Nuclear tries to kill off renewable energy

"In 2003, the nuclear industry was very nearly killed off in Britain. In 2009, it is so resurgent that captains of the energy industry are arguing it is renewables that should be killed off, or at least kept on a starvation diet," writes Jeremy Leggett in The Guardian.

"Today, the Confederation of British Industry has thrown its weight behind the nuclear industry's calls for the government to scale back "overambitious" wind power targets in favour of atomic energy. Two foreign-owned energy giants, E.ON and EDF, have recently told the government it must essentially choose between new nuclear and major renewables developments. With global warming, energy security and fuel poverty all rendering energy policy a matter of life and death today, in their own ways, this new polarisation in the nuclear debate is a desperately dangerous development." Read more. (Social entrepreneur and author Jeremy Leggett is founder and chairman of Solarcentury, the UK's largest solar solutions company.)


Keep nuclear power out of Copenhagen!

Please consider signing your organization on to a new international effort to prevent nuclear power from claiming any benefits and incentives during the December 2009 UN Climate Change Conference in Copenhagen, Denmark. Called Ni Nucléaire, Ni Effet de Serre (neither nuclear nor the greenhouse effect) in France, where the campaign is based, and Don't Nuke the Climate, in English, the goal is to create a campaign document signed by organizations from across the world to be used in Copenhagen.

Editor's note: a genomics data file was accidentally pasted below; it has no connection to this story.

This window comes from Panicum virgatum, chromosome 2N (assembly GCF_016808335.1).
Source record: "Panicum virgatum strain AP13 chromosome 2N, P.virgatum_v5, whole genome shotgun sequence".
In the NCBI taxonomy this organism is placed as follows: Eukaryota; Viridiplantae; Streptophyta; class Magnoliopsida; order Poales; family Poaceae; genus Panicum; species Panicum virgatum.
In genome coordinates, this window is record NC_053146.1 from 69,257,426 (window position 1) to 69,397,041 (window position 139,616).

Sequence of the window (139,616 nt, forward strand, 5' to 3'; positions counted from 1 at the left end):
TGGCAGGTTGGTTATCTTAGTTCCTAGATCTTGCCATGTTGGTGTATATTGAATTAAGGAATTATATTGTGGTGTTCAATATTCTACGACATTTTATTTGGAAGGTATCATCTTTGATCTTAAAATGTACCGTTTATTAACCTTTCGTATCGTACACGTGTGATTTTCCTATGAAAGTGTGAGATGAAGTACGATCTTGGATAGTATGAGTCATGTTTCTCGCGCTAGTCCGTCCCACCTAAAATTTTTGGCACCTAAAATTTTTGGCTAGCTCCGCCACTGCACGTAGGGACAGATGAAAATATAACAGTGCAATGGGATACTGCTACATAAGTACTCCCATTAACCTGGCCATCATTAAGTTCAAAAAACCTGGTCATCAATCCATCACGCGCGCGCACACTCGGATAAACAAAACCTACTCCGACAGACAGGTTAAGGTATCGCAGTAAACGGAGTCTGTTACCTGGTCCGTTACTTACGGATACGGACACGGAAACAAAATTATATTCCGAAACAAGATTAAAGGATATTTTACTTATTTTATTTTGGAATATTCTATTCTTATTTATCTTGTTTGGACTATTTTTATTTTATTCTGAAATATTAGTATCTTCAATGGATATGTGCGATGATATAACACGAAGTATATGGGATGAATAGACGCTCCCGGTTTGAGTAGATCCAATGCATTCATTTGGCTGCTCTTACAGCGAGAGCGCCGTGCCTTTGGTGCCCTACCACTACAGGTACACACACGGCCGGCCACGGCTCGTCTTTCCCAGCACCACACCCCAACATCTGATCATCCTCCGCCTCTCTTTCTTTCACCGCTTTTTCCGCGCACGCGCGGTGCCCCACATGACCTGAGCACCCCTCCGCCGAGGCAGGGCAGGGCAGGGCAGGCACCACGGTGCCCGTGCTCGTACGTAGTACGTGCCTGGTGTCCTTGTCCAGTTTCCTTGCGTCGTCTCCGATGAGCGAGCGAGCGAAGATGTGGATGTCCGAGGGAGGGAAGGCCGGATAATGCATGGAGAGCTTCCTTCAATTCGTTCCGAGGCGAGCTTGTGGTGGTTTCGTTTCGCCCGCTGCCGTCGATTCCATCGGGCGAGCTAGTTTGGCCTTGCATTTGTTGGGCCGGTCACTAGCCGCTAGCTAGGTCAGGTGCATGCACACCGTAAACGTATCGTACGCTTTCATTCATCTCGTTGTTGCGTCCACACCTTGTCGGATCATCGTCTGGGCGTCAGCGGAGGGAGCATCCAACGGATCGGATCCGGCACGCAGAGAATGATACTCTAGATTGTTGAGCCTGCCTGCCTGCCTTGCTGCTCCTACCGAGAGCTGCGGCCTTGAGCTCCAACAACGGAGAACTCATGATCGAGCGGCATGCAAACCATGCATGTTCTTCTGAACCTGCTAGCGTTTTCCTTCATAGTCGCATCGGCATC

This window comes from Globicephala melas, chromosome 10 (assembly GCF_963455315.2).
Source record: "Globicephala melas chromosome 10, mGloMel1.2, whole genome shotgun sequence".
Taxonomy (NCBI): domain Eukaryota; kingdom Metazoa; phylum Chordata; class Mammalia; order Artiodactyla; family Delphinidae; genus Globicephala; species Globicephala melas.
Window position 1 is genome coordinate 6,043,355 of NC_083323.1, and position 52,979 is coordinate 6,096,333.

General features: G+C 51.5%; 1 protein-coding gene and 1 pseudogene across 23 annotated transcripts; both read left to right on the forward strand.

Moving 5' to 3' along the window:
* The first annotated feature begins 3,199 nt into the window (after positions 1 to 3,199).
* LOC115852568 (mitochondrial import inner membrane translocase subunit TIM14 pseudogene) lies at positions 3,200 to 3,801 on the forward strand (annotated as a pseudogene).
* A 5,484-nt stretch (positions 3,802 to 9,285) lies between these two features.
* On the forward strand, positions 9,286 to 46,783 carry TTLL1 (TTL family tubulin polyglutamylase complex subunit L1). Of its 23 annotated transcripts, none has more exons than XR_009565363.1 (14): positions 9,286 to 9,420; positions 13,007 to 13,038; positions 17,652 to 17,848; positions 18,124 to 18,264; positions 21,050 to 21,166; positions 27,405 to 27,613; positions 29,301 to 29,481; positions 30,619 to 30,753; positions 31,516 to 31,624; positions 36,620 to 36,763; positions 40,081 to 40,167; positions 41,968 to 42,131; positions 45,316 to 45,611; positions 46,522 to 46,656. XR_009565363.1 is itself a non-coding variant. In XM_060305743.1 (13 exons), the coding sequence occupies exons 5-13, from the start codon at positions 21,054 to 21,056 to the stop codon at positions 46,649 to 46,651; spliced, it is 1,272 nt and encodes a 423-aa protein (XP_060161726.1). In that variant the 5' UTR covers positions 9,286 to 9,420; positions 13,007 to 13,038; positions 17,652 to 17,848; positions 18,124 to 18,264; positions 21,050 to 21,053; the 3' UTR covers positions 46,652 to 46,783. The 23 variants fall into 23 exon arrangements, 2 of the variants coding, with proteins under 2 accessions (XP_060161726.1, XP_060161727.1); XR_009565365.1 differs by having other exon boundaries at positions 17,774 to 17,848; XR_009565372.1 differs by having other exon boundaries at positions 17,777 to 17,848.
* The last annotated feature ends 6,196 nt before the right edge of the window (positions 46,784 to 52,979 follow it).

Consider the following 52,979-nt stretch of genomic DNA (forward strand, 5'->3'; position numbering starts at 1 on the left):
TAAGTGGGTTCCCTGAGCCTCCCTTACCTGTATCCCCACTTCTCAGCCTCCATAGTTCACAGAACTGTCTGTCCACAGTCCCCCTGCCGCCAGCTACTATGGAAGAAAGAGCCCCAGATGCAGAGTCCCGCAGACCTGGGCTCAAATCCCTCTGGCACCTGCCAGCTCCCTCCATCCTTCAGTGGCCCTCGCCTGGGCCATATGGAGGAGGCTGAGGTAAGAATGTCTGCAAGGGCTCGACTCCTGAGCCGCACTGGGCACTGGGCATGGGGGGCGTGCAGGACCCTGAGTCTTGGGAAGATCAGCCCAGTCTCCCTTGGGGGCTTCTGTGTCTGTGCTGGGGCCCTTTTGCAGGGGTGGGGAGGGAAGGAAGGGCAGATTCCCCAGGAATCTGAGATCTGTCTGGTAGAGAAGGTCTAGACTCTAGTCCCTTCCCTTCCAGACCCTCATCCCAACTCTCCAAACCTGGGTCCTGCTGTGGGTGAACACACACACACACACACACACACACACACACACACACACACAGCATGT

Nuclear power has been kept outside of climate change mitigation mechanisms to date. However, some evidence shows that the nuclear lobby could be preparing its comeback in Copenhagen to have this dirty energy labeled as clean or carbon-free and thus benefit from new subsidies. The campaign will produce petitions, postcards and sign-on letters and plans to have a strong media and advocacy presence in Copenhagen, December 7-18, 2009.

Please join Beyond Nuclear and sign onto the Don't Nuke the Climate campaign here.


Obama bows to nuclear lobby while Chu gives wows to new reactors

The Obama administration moved closer to supporting the nuclear industry lobby's push to build new reactors during Senate hearings on pending climate legislation. The administration's Energy Secretary, Steven Chu, sang the praises of a U.S. nuclear power revival. None of this made for a pretty picture - even if it was a predictable one - as the White House bent to nuclear industry demands in its effort to get a climate bill through the Senate. (Read more in The Guardian.)

"I think nuclear power is going to be a very important factor in getting us to a low carbon future," Chu told the Senate's environment and public works committee. "Quite frankly, we want to recapture the lead on industrial nuclear power. We have lost that lead as we have lost the lead in many energy technologies and we want to get it back."

The nuclear power industry is jockeying for potentially unlimited federal loan guarantees to fund expensive new reactors. If and when the industry defaults, the American taxpayer will foot the bill.


Obama's formative anti-nuclear years

Read President Obama's 1983 Columbia University anti-nuclear article here.


Nuclear companies running for the exits

On the heels of news that AmerenUE is backing away from a second reactor at Callaway, MO, comes the disclosure that Exelon is scaling back plans to build two new reactors in Victoria County, TX. Exelon has dropped its construction application and has requested just an Early Site Permit which does not require identifying a specific reactor design. Exelon CEO, John Rowe, cited the "limited availability of federal loan guarantees" in explaining Exelon's backpeddle.

In Ontario, Canada, the province has suspended plans for nuclear power plant refurbishment and new reactor construction. Meanwhile the planned pebble bed reactors slated for sites in South Africa look dead while in Britain the Nuclear Installations Inspectorate has put the proposed new French EPR reactors on ice, questioning their safety.